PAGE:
Today a cool March light is giving way to a humid afternoon, and I have just left the Anthony Frost English Bookshop in Bucharest, which has closed its doors. The reaction from the city’s passionate reading community has been shock and grief, as though a well-loved relative not seen for years has suddenly announced their death.
The Romanian capital has no high street. No classic stores. Only chains and shopping malls. And a few dusty outlets that refuse to die. There is nowhere to take pleasure in retail. Only to browse, buy and leave. The enterprise with a unique identity, personal service, product knowledge and impeccable store design is absent.
But Anthony Frost was an exception.
Set up in 2008 by three Romanian friends with a fascination for the English language, the shop was hidden in an arcade opposite the Kretzulescu Church on Calea Victoriei, with a view onto the site of the 1989 Revolution.
The owner, Vlad Niculescu, has been welcoming readers for almost a decade. Vlad knew the business. Knew the books. Knew the customers. You could be looking for anything from The Letters of Edward Gorey & Peter F Neumeyer, to a biography of prog-rock band Van Der Graaf Generator, or Tove Jansson’s adult fiction, and Vlad would stock it, had read it, and would tell you why it was vital, important, necessary.
Other bookshops in Bucharest can impress with their superficial professionalism: they have beautiful architecture that plays with space and light – but they pile up books like boxes of detergent, or shove them into shelves, packing them in like onions in a wooden crate. The staff know little. Or do not care. These stores are no more than book deposits with flashy design.
But like its French counterpart Kyralina, this was a hub of delight for the English word in a city centre still caught between the menace of Communism and the hollow promise of its inheritor. It was run by people with experience of a time when certain book ownership was an insurgent act, who knew how essential it was to bring to Romania a well-turned phrase, a convincing argument, and a measured dialectic. Who knew that this was a key part of an arsenal to fight an abusive power.
This place gained international repute. It hosted readings for kids and adults, signings from foreign authors, and was included in a Penguin book by Bob Eckstein, ‘Footnotes from the World’s Greatest Bookstores’.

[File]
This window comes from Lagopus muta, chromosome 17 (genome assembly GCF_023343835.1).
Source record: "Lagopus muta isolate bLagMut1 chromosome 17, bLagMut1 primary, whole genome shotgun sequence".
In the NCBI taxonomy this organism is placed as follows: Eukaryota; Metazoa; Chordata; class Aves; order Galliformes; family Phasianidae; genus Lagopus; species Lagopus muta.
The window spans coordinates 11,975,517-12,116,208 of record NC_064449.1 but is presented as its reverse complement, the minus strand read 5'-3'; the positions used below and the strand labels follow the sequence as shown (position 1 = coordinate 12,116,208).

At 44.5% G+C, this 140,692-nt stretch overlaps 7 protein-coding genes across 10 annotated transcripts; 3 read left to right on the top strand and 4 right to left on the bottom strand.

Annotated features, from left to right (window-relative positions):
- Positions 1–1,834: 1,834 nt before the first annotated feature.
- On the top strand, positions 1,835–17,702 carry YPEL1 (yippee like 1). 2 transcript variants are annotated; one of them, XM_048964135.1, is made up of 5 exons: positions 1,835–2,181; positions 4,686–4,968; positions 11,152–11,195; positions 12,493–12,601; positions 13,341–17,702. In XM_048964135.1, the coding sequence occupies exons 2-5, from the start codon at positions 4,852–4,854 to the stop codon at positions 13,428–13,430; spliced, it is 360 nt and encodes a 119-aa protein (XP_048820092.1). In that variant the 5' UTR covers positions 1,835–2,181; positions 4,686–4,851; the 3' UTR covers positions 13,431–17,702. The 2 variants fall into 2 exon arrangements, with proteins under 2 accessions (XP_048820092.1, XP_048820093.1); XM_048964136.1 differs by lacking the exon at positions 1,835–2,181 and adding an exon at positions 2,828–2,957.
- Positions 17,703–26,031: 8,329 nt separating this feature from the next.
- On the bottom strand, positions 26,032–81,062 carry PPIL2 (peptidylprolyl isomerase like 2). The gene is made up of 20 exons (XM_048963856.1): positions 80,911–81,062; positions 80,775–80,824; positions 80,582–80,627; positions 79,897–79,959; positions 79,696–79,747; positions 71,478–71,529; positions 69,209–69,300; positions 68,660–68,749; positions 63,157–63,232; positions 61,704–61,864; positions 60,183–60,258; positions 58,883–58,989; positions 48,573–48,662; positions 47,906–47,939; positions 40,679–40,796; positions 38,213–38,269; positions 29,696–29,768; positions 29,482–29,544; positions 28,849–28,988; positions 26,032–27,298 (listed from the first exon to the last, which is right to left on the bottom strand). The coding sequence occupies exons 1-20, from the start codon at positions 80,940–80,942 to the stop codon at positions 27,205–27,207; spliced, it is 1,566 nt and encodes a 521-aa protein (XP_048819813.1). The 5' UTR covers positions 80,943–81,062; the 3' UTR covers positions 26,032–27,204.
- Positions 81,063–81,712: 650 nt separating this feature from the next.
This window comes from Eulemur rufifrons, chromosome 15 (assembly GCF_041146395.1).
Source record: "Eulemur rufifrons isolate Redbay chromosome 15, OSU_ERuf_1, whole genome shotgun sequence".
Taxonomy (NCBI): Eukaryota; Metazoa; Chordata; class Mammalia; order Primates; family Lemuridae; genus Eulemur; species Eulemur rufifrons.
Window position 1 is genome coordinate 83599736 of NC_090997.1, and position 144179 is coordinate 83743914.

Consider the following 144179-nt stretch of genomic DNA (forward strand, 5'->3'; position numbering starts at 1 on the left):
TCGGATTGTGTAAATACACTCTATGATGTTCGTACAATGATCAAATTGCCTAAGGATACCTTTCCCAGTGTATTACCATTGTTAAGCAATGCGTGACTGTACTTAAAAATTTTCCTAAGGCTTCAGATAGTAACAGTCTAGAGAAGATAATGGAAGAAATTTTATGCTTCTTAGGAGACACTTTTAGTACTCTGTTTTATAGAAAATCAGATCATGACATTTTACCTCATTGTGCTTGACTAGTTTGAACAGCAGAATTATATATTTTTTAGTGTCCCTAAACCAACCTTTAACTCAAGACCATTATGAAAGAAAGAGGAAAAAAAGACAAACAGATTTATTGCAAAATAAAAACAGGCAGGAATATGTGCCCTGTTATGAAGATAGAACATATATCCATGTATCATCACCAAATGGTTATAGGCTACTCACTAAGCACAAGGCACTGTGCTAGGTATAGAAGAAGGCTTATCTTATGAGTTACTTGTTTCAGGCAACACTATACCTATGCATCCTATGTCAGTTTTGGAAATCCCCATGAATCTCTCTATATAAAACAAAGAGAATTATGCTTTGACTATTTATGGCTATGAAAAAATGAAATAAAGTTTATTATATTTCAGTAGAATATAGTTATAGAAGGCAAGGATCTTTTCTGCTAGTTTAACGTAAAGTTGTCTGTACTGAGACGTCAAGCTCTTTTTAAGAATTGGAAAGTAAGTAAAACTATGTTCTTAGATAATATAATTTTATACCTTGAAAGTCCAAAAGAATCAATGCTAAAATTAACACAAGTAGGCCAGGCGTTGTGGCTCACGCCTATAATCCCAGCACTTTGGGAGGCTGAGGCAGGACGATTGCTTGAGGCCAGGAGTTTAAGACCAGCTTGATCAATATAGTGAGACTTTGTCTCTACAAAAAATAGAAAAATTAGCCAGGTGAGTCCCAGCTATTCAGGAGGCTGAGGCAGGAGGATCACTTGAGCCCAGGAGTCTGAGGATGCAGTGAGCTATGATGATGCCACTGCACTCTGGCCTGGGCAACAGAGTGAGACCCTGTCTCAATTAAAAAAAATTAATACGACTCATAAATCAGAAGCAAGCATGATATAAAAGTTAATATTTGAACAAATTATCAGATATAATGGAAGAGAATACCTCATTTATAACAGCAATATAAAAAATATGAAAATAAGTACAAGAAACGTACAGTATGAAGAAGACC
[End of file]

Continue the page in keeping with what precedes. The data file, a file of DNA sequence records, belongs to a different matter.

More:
In an atmosphere where thousands of years of literature are repackaged as self-help advice that can be clipped and snipped into captions that fit into a phone screen, this was a platform that showcased the epic, the profound, the difficult. Here there was joy in the complex.
And never has this been more needed that today. With the Anglo-Saxon world now retreating into a primitivist shell of tribalism, distrust and contempt for literacy and expertise, an English language bookshop in Bucharest is an act of political defiance.
The people of Bucharest liked Anthony Frost. They needed Anthony Frost. But people aren’t reading enough books in Romania. And they aren’t reading them in a foreign language. Nor on paper.
Stock would remain for years on the shelves. There was no passing trade, as customers often only came by word of mouth, or were lost tourists looking to be directed somewhere. And that key client who comes in every week asking for a new recommendation, who needs the regular hit of a book, was elusive.
But for many grieving readers this was a place that brought them an emotional connection. Entering the store was not just walking inside a bookshop, it was joining a book-loving sect. For me, this is the place where I educated my son to love words.
One day in October a few years ago, he refused to go to Kindergarten – to even set foot in the building. He hands were clinging to the doorframe. I had to prize his fingers free. He wrapped his arms around my legs. I had to wrestle them away. To force him to stay. But just as I thought he was safely settled with the teachers, he ran back outside. He screamed. He cried. And I gave in. I took him out of the building. A bad parent. A cowardly parent. A pushover parent.
And we walked the streets of the city. Up and down Stirbei Voda. Into Cismigiu Park. But he did not like Cismigiu Park. We walked to the playground. No, he didn’t want to play. A cafe? He did not want to go to a cafe. Home? No – we are outside now. We stay outside.
He only wanted to go to Anthony Frost Book Shop.
And it had just opened for the morning. And Vlad was there. And my son took his place, up on a high chair at the back of the shop, opposite a table with a tiny blue vase hosting shards of lavender. And Vlad brought coffee for me and a full plate of biscuits for the boy.
And I stood there, reading aloud ‘The Missing Piece’ by Shel Silverstein to my son, while he munched on snacks and poured crumbs on the floor.
This picture story follows a circle with a segment cut out of his body, who searches for a piece to make him complete. We sang the lyrics of the songs in the book. We turned the pages. To see what happens. The circle has adventures. He bumps into stone walls. He falls into holes. He finds pieces that he tries to fit into the gap in his shape. But none suit him. Then he finds his missing piece. They are happy together. But he realises how much he loves his adventures. So he dumps the piece. And continues on his path, alone and incomplete.
This fable is messy, ambiguous, and morally questionable.
And my son was quiet. So was the shop. And all was right with the world.